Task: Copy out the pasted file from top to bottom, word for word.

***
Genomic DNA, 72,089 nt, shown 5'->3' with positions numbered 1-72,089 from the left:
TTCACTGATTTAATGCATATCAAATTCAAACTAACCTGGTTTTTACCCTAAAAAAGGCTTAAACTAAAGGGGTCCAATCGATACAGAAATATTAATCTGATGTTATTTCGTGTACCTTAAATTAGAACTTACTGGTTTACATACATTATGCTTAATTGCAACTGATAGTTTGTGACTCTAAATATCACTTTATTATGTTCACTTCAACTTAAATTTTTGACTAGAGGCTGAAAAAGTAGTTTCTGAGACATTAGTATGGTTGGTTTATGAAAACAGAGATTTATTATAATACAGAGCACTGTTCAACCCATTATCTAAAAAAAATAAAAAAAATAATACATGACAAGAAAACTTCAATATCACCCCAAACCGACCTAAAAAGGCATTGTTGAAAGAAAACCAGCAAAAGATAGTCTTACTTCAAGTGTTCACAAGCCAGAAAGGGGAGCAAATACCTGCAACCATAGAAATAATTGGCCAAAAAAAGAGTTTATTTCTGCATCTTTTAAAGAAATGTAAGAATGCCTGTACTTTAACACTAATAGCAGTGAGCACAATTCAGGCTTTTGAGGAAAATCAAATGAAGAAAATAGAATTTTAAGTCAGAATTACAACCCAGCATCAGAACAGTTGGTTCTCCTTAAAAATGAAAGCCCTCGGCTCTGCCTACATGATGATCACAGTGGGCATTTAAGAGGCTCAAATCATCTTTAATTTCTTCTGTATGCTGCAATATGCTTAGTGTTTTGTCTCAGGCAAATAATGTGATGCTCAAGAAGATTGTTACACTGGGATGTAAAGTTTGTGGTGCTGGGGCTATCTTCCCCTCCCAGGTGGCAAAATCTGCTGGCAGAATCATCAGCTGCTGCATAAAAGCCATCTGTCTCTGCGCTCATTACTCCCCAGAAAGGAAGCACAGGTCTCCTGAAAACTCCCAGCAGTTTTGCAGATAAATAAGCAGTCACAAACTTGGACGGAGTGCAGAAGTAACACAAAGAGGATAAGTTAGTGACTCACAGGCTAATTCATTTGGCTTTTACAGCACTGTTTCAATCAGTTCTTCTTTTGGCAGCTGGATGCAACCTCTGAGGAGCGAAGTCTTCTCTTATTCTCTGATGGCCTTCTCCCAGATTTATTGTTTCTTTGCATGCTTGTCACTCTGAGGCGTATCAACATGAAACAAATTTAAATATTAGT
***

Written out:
Genomic DNA, 72,089 nt, shown 5'->3' with positions numbered 1-72,089 from the left:
TTCACTGATTTAATGCATATCAAATTCAAACTAACCTGGTTTTTACCCTAAAAAAGGCTTAAACTAAAGGGGTCCAATCGATACAGAAATATTAATCTGATGTTATTTCGTGTACCTTAAATTAGAACTTACTGGTTTACATACATTATGCTTAATTGCAACTGATAGTTTGTGACTCTAAATATCACTTTATTATGTTCACTTCAACTTAAATTTTTGACTAGAGGCTGAAAAAGTAGTTTCTGAGACATTAGTATGGTTGGTTTATGAAAACAGAGATTTATTATAATACAGAGCACTGTTCAACCCATTATCTAAAAAAAATAAAAAAAATAATACATGACAAGAAAACTTCAATATCACCCCAAACCGACCTAAAAAGGCATTGTTGAAAGAAAACCAGCAAAAGATAGTCTTACTTCAAGTGTTCACAAGCCAGAAAGGGGAGCAAATACCTGCAACCATAGAAATAATTGGCCAAAAAAAGAGTTTATTTCTGCATCTTTTAAAGAAATGTAAGAATGCCTGTACTTTAACACTAATAGCAGTGAGCACAATTCAGGCTTTTGAGGAAAATCAAATGAAGAAAATAGAATTTTAAGTCAGAATTACAACCCAGCATCAGAACAGTTGGTTCTCCTTAAAAATGAAAGCCCTCGGCTCTGCCTACATGATGATCACAGTGGGCATTTAAGAGGCTCAAATCATCTTTAATTTCTTCTGTATGCTGCAATATGCTTAGTGTTTTGTCTCAGGCAAATAATGTGATGCTCAAGAAGATTGTTACACTGGGATGTAAAGTTTGTGGTGCTGGGGCTATCTTCCCCTCCCAGGTGGCAAAATCTGCTGGCAGAATCATCAGCTGCTGCATAAAAGCCATCTGTCTCTGCGCTCATTACTCCCCAGAAAGGAAGCACAGGTCTCCTGAAAACTCCCAGCAGTTTTGCAGATAAATAAGCAGTCACAAACTTGGACGGAGTGCAGAAGTAACACAAAGAGGATAAGTTAGTGACTCACAGGCTAATTCATTTGGCTTTTACAGCACTGTTTCAATCAGTTCTTCTTTTGGCAGCTGGATGCAACCTCTGAGGAGCGAAGTCTTCTCTTATTCTCTGATGGCCTTCTCCCAGATTTATTGTTTCTTTGCATGCTTGTCACTCTGAGGCGTATCAACATGAAACAAATTTAAATATTAGT